What is the EU renegotiation about? Asks Bernard Jenkin MP
The forthcoming referendum on the UK’s EU membership leaves no possibility of avoiding an honest debate about the EU, which successive governments have done since the days of Margaret Thatcher. The new government has been quick to introduce the EU Referendum Bill and the Prime Minister has opened the renegotiation with our EU partners. The question is: what exactly is the UK government asking for?
David Cameron has been clear in many statements. He told the BBC back in 2014, “We want to be in Europe for trade and cooperation but we say no to the no-borders scheme and we say no to the eurozone. We want our membership of this organisation to be about cooperation between nation states, not the building of a superstate.” Polling shows this sentiment is not confined to the UK. The Eurobarometer opinion surveys show a rising tide of EU-scepticism amongst our fellow Europeans. However, in virtually every government except the UK, EU governments seem determined to look the other way, or blame this on the economy, or to draw the conclusion that their answer is ‘more EU, not less.’ Other EU governments see David Cameron as bending to pressure from anti-EU elements in his own party, and to a hostile press, but this is just avoiding the substance of the real questions that the renegotiation must address.
The present EU treaties and their institutions take little account of the fact that the UK does not want to be part of a monetary or political union. In a speech last year to a pro-EU think tank, the UK Chancellor George Osborne spelt out the dilemma: “If we cannot protect the collective interests of non-eurozone member states then they [meaning ‘we’] will have to choose between joining the euro, which the UK will not do, or leaving the EU.” Resolving this requires what the prime minister has described as “full-on treaty change.”
There is frequent reference in the news to ‘the eurozone’ as though it was an entity, which is distinct from the rest of the EU, but it is not. The EU remains a single constitutional, institutional and legal construct, where all member states are subject to one Commission, one European Parliament, one European Court of Justice and one body of EU law. All member states, including the UK, are bound to the process and reality of EU centralisation. This is taking us towards second class membership in an emerging federal state.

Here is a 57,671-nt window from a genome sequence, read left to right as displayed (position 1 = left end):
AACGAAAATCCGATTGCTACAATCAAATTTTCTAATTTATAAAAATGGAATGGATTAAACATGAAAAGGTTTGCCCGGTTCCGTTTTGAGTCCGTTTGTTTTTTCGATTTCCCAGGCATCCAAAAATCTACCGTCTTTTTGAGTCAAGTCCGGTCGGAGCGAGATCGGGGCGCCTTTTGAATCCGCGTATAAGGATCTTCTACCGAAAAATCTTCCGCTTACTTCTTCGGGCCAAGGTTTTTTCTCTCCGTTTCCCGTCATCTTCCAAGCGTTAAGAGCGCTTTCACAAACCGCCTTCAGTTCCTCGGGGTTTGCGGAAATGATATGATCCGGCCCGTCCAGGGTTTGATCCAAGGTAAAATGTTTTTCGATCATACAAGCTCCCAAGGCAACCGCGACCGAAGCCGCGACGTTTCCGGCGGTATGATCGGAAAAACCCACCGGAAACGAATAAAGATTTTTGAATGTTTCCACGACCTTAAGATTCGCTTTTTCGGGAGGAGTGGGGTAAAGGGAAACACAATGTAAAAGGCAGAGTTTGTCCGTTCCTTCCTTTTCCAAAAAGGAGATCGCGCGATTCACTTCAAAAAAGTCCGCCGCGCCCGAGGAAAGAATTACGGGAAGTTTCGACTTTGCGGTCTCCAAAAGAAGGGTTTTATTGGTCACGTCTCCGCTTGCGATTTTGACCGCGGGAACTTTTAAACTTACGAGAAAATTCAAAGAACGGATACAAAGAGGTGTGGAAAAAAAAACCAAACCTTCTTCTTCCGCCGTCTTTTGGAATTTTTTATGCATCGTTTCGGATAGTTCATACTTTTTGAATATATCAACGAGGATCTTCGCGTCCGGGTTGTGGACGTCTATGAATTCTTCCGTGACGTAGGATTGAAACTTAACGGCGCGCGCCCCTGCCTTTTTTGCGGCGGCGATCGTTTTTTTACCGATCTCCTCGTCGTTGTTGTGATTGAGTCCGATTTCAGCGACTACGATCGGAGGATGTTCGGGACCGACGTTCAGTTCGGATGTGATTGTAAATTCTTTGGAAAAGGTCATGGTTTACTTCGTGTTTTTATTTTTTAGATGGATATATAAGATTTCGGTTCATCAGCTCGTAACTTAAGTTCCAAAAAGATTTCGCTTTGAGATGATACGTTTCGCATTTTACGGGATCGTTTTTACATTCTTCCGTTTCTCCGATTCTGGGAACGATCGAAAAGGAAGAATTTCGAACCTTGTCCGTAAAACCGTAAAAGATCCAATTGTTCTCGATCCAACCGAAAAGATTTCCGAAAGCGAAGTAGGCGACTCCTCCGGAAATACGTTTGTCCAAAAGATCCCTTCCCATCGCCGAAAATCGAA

The suggestion that the treaties should recognise that the EU has more than one currency, or the casual offer of a ‘two speed or ‘two tier’ EU under the present treaties, or the removal of the words ‘ever closer union’ from the treaties, or some declaration to that effect, or even the debate about EU migrants’ access to benefits, are just trivial matters. This is a federal structure, driven by the EU Court of Justice, which is adjudicating in much the same manner as the US Supreme Court drove the empowerment of the US Federal government in domestic affairs. In the UK, the supremacy of EU law arises from the 1972 European Communities Act, which incorporates all the EU treaties from Rome to Lisbon. In order for the Prime Minister to match his Bloomberg commitment, that “it is national parliaments, which are, and will remain, the true source of real democratic legitimacy and accountability in the EU,” the UK’s national Parliament must be able to decide such vital matters as the level of UK taxpayer contributions to the EU budget, what regulations should apply to UK business, how to control immigration from the EU, and the UK’s trade relations with non-EU countries.
Returning to the House of Commons on 23 March from the EU summit, David Cameron declared the renegotiation is “an opportunity to reform the EU and fundamentally Britain’s relationship with it.” Did he mean it? There is little if any indication that the government is even asking for significant reform or fundamental change. In particular, there is no sign of any proposal either to end the supremacy of EU law over UK law on ever wider matters, or to resolve the question of what should be the relationship between the eurozone and non-eurozone states.
To many international observers, and our European partners in particular, the UK can appear to be just out to cause trouble, whether we are represented by a prime minister like Wilson, Callaghan, Thatcher, Major, Blair, Brown or Cameron. Even Heath only took the UK into the European Communities 40 years ago because we had “the veto” and he said its removal would “imperil” the European Communities.
The serial breakdown of the UK-EU relationship is something we should seek to resolve finally, by recognising that a different UK-EU relationship would not make us bad Europeans. Good Europeans should be confronting the EU’s failing political and economic model. We Brits warned about the perils of economic and monetary union – and look at the disastrous unemployment being inflicted by the euro on many EU economies today. The EU is the cause of political instability and the rise in extremism across Europe. The British would be bad Europeans to go along with the present failing centralising agenda. A referendum vote to leave the existing treaties would be far more honest than continuing to pretend we agree with what the EU is becoming, and would be the positive catalyst for change we need in Europe. Without fundamental change, the best interests of the UK, Europe, the wider world, and the cause of peaceful international cooperation, would be advanced by the UK leaving the EU and pursuing a different relationship with our EU partners.
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